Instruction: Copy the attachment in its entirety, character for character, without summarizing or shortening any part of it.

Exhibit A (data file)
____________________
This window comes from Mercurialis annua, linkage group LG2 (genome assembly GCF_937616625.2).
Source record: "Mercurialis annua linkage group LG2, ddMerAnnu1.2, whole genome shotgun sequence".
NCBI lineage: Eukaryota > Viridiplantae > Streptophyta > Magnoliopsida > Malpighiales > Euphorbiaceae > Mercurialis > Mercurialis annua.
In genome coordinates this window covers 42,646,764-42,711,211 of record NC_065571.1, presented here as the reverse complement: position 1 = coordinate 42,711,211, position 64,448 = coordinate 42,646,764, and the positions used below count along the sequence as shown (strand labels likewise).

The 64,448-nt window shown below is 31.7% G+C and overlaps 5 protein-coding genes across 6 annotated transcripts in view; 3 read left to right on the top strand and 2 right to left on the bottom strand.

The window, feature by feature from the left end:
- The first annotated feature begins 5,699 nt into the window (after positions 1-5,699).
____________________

This window comes from Mercurialis annua, linkage group LG2 (genome assembly GCF_937616625.2).
Source record: "Mercurialis annua linkage group LG2, ddMerAnnu1.2, whole genome shotgun sequence".
NCBI lineage: Eukaryota > Viridiplantae > Streptophyta > Magnoliopsida > Malpighiales > Euphorbiaceae > Mercurialis > Mercurialis annua.
In genome coordinates this window covers 42,646,764-42,711,211 of record NC_065571.1, presented here as the reverse complement: position 1 = coordinate 42,711,211, position 64,448 = coordinate 42,646,764, and the positions used below count along the sequence as shown (strand labels likewise).

The 64,448-nt window shown below is 31.7% G+C and overlaps 5 protein-coding genes across 6 annotated transcripts in view; 3 read left to right on the top strand and 2 right to left on the bottom strand.

The window, feature by feature from the left end:
- The first annotated feature begins 5,699 nt into the window (after positions 1-5,699).